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Andrea Dekrout

Andrea Dekrout

Master of Science (Biological Sciences)

Faculty of Science and Engineering

Andrea Dekrout's job tackles two of the biggest issues the world is worried about right now - the refugee crisis and environmental conservation.

She's an Environment Officer for the United Nations High Commissioner for Refugees (UNHCR), the UN agency tasked with ensuring respect for the rights of people fleeing war and persecution and finding lasting solutions to their plight.

Based in Geneva, Andrea's job is to help ensure sustainable environmental management in UNHCR operations and refugee camps, helping UNHCR's mandate to protect refugees by providing a clean and healthy environment and the protection of the host communities they rely on.

"I travel a lot to provide on-the-ground technical support and situation analysis, so tasks will vary depending on the location and nature of the refugee response. I support all kinds of different projects from water protection to erosion control, to the promotion of clean cooking stoves and community-based natural resource management or eco-guarding for biodiversity conservation," says Andrea.

"In all cases my job is to help mainstream good environmental management into whatever is happening on the ground. I really enjoy working with the refugee and host communities to help make sure their environmental concerns are addressed."

Andrea has Bachelor and Masters degrees in science, majoring in biological sciences from Waikato, and a PhD from the University of Auckland.

Diverse fields, different countries

Andrea's road to the UN has seen her working with cheetahs in Botswana and disadvantaged communities in Papua New Guinea.

In Botswana, she worked on a "critter-cam" project with National Geographic, putting camera collars on cheetahs to learn about their behavious in the wild.

In Papua New Guinea she worked with extremely disadvantaged communities on atoll islands to improve their land use for more sustainable farming and to protect their access to water. She was also responsible for implementing and managing a multi-year climate change adaptation programme and a disaster risk reduction programme.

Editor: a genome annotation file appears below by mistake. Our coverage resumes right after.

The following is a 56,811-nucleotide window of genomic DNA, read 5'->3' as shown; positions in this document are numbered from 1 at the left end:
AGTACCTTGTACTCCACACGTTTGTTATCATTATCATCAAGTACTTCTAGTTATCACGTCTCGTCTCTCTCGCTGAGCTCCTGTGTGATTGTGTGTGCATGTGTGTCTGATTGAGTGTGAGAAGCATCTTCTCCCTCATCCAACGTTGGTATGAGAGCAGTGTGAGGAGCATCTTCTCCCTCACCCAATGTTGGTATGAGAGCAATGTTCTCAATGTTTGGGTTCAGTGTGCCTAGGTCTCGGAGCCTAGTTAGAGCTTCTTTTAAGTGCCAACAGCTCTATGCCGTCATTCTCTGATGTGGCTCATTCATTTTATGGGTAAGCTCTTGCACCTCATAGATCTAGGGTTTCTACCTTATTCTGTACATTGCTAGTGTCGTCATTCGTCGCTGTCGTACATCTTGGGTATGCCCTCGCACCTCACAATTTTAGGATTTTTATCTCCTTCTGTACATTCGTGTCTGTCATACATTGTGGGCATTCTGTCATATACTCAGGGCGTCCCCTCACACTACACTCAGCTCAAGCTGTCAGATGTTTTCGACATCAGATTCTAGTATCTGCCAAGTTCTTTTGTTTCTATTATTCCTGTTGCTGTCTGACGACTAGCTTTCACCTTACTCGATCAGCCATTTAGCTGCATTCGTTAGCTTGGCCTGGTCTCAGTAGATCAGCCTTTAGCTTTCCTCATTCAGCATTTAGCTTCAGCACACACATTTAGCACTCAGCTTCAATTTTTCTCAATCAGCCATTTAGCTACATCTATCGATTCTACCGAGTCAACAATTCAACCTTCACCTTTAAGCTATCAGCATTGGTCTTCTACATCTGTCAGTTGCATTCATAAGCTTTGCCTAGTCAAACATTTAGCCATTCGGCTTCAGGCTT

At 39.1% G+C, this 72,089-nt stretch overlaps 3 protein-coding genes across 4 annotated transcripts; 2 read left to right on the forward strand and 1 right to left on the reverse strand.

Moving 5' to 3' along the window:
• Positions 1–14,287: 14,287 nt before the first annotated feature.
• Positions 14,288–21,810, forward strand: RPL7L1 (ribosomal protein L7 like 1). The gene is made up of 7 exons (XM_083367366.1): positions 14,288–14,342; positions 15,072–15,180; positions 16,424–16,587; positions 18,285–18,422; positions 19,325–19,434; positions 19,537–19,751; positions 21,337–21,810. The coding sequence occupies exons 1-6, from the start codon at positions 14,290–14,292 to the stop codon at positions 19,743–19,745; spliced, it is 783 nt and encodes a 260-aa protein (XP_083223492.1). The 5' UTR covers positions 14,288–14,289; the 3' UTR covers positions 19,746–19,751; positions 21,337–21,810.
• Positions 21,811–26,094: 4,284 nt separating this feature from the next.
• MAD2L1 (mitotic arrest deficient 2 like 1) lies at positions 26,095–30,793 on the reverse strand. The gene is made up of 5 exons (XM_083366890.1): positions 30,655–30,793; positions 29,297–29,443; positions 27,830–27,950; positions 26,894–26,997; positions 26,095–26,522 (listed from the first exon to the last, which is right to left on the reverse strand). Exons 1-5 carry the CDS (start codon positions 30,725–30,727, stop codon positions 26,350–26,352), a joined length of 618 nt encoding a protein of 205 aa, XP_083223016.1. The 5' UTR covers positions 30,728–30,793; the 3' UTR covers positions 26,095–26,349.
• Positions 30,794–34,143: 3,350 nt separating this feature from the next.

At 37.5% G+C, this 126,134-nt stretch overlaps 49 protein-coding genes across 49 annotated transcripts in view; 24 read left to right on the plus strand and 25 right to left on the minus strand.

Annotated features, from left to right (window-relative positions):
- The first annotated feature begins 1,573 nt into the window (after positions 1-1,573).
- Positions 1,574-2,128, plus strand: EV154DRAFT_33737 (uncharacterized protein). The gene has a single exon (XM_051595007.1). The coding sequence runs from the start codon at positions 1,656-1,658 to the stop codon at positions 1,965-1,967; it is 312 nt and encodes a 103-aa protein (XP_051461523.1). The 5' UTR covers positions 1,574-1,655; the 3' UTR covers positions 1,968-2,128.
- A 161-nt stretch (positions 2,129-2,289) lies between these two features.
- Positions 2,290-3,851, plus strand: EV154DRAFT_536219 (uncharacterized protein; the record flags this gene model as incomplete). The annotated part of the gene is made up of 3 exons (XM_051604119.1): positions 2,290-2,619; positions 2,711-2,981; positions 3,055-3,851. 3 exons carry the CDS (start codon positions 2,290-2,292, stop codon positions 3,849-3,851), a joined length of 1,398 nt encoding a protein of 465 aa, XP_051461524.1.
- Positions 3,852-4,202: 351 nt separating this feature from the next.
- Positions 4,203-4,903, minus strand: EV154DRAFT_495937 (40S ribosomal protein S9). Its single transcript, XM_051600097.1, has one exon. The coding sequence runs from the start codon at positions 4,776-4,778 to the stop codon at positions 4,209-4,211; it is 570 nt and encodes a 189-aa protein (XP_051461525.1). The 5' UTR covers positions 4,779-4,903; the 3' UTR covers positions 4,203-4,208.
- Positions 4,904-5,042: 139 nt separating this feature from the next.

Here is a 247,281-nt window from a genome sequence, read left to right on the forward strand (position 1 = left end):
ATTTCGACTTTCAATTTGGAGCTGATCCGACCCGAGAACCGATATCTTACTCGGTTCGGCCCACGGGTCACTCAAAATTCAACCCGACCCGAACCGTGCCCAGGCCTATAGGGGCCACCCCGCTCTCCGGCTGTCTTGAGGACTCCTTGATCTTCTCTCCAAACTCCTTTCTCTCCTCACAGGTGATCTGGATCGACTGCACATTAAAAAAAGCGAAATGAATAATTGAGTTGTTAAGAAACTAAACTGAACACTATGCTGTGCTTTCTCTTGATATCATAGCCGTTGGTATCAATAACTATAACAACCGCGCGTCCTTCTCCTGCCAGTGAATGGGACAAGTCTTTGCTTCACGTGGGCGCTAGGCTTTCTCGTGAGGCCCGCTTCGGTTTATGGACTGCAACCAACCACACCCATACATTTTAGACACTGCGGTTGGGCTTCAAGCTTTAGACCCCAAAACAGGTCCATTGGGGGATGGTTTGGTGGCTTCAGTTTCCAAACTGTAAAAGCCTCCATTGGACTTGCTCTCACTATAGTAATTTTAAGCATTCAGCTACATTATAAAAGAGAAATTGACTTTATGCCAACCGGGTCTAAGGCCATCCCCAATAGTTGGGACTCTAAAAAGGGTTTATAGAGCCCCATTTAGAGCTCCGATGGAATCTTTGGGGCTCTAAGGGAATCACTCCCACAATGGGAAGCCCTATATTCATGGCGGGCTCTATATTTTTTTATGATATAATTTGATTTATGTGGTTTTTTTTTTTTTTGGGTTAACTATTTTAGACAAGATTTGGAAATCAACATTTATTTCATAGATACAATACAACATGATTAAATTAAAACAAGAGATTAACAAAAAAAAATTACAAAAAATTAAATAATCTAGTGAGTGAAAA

"The island I worked on was extremely remote, about four hours out to sea. I had a lot of high seas adventures which are maybe a bit more fun in hindsight than they were at the time," says Andrea.

Waikato helped her get there

Andrea says the general and specialised knowledge she picked up at the University of Waikato helped her get to where she is.

"Waikato's promotion of general science studies over early specialisation, especially in undergraduate, gave me a wide range of general knowledge which is especially useful when something random comes up and suddenly an ecologist like me needs to provide sound advice on erosion control or water pollution."

She says she particularly enjoyed eco-physiology and human perspectives chemistry, and "Sustainability", a masters-level paper on how humans impact the environment.

"That paper in particular reflects what I do now, working with refugee operations to address the environmental issues related to forced human displacement," she says.

"At Waikato I was able to work across different biology specialities and so I had an opportunity to work on ecology, animal behaviour, physiology and genetics."

The future

Over the next few years Andrea says she'd like to continue her work at the intersection of conservation, development and humanitarianism.

"My work is so rewarding, but challenging too. Working in different countries requires you to adapt to the cultural and social contexts of new places - which can take time. Working in developing countries puts up logistical and practical constraints for transport, communications and access to resources that you would never encounter in Western settings. But it all adds to the interest."


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